This section is from the "A Complete Dictionary of Dry Goods" book, by George S. Cole. Also available from Amazon: A complete dictionary of dry goods and history of silk, cotton, linen, wool and other fibrous substances,: Including a full explanation of the modern processes ... together with various useful tables.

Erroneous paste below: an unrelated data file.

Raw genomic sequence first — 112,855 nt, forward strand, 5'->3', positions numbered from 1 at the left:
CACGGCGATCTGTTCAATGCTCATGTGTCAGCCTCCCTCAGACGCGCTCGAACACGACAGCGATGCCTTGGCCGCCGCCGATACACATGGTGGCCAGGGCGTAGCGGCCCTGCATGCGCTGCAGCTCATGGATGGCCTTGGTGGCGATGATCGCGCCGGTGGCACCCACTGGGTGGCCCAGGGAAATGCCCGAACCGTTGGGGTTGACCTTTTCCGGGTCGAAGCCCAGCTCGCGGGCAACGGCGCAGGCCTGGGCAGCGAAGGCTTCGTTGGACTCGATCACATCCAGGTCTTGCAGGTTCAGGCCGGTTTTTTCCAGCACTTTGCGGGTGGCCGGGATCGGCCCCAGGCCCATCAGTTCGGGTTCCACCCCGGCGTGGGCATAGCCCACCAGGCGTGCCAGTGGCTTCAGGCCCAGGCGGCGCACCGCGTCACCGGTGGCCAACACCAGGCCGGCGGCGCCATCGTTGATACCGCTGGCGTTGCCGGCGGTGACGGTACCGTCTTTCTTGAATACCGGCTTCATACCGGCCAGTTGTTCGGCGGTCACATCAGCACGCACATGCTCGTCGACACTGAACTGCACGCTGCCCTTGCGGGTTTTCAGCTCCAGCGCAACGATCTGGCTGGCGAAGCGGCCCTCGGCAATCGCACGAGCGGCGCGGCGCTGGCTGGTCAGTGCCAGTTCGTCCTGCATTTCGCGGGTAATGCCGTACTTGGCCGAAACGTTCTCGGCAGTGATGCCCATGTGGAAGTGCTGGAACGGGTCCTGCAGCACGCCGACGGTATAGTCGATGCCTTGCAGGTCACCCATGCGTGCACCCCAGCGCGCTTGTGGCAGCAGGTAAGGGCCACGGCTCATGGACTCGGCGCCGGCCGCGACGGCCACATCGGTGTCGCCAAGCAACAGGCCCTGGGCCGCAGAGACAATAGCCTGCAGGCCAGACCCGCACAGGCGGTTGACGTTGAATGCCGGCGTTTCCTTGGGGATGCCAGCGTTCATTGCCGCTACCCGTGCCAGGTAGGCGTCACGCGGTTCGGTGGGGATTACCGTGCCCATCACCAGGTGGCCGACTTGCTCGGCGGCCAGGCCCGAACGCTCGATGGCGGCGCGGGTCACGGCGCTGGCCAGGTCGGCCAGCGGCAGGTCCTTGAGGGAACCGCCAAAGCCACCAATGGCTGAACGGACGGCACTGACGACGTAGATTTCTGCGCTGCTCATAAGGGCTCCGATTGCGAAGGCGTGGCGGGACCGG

Baize. [Spanish plural for bay] In the 16th century a light woolen fabric of a brownish-red or bay color (whence its name) was manufactured in Europe and called bay-cloth. At present, baize is a fine woolen stuff with a close nap on one side, dyed in plain colors, usually green or red. It is chiefly used for linings, desk and table covers and curtains, but when first introduced, in 1541, it was a much thinner and finer material, and was used for clothing; specifically, in theatres the plain curtain lowered at the end of the play.